Inspirational speaking is a skill that eludes the many and is conquered by the few. In the world of learning and development, it’s an essential differentiator if you want to get to the top. Atholl Duncan shares his seven secrets.
Being an inspiring speaker is the key to how L&D leaders influence in the boardroom and beyond.
It is through the power of inspiring persuasion that L&D leaders will win the right investment, transform the people agenda, and motivate the business to think differently about L&D.
Now, a new framework dubbed ‘The Seven Secrets of Inspiring Presenters’ aims to solve the mystery of it all.
These are the Seven Secrets:
1. Communication takes place in the silence
To communicate effectively, we need to allow our words, our thoughts, and our sentences to land in the minds of our audience.
How often do we listen to someone who talks at us with a tsunami of “blah, blah, blah” never pausing for breath? It’s exhausting.
Silence is more powerful than noise. It allows the audience to pause and reflect. It allows a good point to sink in and gives the listener time to consider.
Developing the confidence and technique to pause at the right time is the first secret of impactful presentation.
This does not mean you need to speak more slowly. In fact, it may mean you need to maintain a good pace in between the points you make.
2. It’s all about a conversation
The second secret of successful presentation is to try and recreate the style that we use in conversation.
When we have a great conversation with a friend or a colleague we are engrossed.
There is an energy about the interaction.
We use our hands, our body, our smile and all our mannerisms in the most natural of ways to communicate.
Don’t adopt an entirely different style when you switch to presentation mode.
Sometimes with great speakers in a large crowd you hear people say, “It felt like they were talking to me.” Also remember to speak with the spoken words and not to read the written word.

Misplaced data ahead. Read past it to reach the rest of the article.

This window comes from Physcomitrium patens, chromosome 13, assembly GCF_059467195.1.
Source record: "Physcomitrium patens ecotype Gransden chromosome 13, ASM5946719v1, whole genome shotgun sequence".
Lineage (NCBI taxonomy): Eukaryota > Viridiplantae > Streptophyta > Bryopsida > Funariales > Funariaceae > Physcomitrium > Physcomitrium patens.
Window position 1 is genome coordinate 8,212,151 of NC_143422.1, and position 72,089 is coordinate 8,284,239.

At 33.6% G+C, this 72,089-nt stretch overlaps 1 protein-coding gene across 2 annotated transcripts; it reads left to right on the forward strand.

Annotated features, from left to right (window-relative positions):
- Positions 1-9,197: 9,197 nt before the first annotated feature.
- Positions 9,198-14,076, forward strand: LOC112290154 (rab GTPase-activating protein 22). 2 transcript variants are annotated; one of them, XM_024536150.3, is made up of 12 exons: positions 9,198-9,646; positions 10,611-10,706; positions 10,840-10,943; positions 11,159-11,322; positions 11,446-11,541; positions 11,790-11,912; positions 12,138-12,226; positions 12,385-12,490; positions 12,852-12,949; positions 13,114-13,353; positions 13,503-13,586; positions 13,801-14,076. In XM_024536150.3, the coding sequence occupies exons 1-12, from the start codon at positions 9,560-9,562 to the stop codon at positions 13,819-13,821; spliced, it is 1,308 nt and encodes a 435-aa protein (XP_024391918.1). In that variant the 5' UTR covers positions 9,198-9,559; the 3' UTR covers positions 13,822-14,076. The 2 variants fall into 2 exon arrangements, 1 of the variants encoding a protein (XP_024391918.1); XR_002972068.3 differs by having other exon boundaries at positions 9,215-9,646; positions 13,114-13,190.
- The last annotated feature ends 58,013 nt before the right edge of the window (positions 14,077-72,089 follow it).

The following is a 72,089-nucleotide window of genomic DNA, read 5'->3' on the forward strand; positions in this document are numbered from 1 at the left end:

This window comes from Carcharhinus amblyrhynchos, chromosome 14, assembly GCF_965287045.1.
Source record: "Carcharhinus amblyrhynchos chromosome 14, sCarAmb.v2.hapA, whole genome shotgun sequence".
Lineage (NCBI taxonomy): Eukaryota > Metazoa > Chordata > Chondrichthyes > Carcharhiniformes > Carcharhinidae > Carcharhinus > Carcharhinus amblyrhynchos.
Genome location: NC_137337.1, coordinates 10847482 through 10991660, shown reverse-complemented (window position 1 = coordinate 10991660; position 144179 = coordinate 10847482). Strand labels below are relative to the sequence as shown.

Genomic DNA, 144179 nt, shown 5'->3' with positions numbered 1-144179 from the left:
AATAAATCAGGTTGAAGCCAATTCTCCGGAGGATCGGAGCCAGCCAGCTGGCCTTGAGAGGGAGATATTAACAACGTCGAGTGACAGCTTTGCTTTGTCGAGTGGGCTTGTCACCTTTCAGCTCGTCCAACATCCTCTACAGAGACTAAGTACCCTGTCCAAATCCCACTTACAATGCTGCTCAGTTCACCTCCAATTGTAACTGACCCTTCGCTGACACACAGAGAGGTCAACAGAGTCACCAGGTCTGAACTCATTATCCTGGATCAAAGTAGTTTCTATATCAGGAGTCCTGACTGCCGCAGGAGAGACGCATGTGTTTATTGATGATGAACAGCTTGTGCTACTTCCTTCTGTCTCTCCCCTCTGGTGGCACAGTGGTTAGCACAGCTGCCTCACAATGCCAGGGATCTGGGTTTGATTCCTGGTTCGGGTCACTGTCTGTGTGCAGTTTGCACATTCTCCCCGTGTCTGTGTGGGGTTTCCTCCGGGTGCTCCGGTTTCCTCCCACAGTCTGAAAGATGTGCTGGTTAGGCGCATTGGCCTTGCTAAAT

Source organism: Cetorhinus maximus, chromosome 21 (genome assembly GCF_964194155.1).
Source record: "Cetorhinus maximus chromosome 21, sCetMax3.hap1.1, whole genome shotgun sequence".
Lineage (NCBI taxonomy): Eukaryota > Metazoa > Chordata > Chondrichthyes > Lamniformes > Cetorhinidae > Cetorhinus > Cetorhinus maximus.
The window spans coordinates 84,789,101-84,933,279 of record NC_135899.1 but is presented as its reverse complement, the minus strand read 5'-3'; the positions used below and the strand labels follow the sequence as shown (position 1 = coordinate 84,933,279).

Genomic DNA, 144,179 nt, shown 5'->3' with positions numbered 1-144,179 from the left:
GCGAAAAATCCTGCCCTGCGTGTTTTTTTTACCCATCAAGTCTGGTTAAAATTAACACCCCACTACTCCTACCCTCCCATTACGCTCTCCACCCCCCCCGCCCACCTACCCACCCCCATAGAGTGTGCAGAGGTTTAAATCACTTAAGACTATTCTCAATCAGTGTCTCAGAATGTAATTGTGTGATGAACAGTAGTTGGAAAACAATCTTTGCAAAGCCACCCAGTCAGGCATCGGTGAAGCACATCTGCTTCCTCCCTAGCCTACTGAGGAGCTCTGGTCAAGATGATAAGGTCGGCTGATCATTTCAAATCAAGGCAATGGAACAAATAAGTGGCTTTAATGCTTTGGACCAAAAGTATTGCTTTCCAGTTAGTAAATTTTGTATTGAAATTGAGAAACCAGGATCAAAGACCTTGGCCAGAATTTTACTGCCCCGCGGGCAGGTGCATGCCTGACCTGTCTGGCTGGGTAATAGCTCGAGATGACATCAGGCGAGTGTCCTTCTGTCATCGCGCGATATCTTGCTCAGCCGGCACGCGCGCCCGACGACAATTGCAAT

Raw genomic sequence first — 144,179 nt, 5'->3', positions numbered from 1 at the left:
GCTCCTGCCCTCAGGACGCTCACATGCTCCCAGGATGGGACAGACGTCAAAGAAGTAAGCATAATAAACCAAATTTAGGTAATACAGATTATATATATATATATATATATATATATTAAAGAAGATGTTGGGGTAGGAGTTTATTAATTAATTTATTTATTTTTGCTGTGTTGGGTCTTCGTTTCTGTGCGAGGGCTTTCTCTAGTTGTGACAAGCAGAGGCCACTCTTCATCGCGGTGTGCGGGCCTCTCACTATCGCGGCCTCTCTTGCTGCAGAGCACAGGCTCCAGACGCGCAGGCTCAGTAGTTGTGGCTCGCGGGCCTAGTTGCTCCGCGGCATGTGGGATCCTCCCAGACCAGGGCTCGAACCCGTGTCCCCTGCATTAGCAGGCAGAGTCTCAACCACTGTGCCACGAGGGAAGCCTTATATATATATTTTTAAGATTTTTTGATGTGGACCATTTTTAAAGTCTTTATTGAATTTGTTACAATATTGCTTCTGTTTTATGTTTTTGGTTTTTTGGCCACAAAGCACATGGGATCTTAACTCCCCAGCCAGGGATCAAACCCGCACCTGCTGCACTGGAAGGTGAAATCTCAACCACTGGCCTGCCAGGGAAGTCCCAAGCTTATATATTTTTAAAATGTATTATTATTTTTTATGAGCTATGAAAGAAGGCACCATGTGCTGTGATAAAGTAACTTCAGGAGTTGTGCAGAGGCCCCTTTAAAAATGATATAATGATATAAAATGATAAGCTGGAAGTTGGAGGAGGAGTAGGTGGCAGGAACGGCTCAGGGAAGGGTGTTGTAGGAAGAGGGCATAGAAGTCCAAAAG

3. Use the message pyramid
To be inspiring you need to have structure to what you are saying.
How often have you listened to a presentation and wondered, “When is she/he going to get to the point?”.
The message pyramid (below) gives us structure. It also mitigates against the pitfalls that many experts fall into by swamping everyone with too much detail.
Then you rephrase the main point with some impactful words to underline to your audience the importance of what you are communicating.
The detail – everything you know about the subject – can be kept for the Q and A or given out in a leave behind of written material.
4. Connect with your audience
Our impression of how sincere we find someone and how much we trust them is influenced most by what we see.
Stand-up comedians focus on winning the opening minute by making quick connections.
Those who fail to do this ‘die on their feet’. When you present – especially to people who don’t know you – there is an unseen barrier that stands between you and them.
We knock this down by connecting with what we have in common and by our shared beliefs and passions.
Also remember, the sweetest word to any person is their own name. Use that in every presentation.
5. Silence your inner voices and build your inner confidence
Most of us get nervous before we speak in public.
The bigger the audience or the more important the occasion, the more nervous we can get.
This is natural. What we all have to do is be aware of what is happening to us physically when we are nervous and use certain techniques to counter our nerves. Deep breaths slow a racing heart.
When we are presenting, we must stay in the moment.
What often happens is that we are distracted by thinking about what we didn’t say a moment ago and what we are about to say in a few minutes’ time.
This can sometimes appear as two voices in your head. One is your inner critic. The other is your inner coach. We must train ourselves to silence these inner voices
6. Command your space
In a virtual environment or face to face with your audience, you must use your space to help capture attention.
Actors are very used to this concept. Whether you are in your virtual space or in the conference hall, use your hands, your body language, and your smile to speak to your audience.
Try and recreate the interaction of a conversation whether you are sitting in front of a panel of three people or an audience of 300.
7. Be memorable
Think how many hours of presentations we listen to in our lives.
The vast majority of this time is not memorable.
Amid such a volume of words a great presenter breaks through.
Quite often the best way to do this is to use the power of metaphor or observational storytelling.
A golden phrase, a remarkable story, or an insightful observation cut through the rest of the oratory. If we touch people’s emotions or beliefs, we create a memory. Be passionate about what you do and what you say.
Being memorable – for the right things – is what we are trying to achieve.
Most of all, finish well. As Aristotle observed: “A speech is like a love affair. Any fool can start it but to end it requires considerable skill”.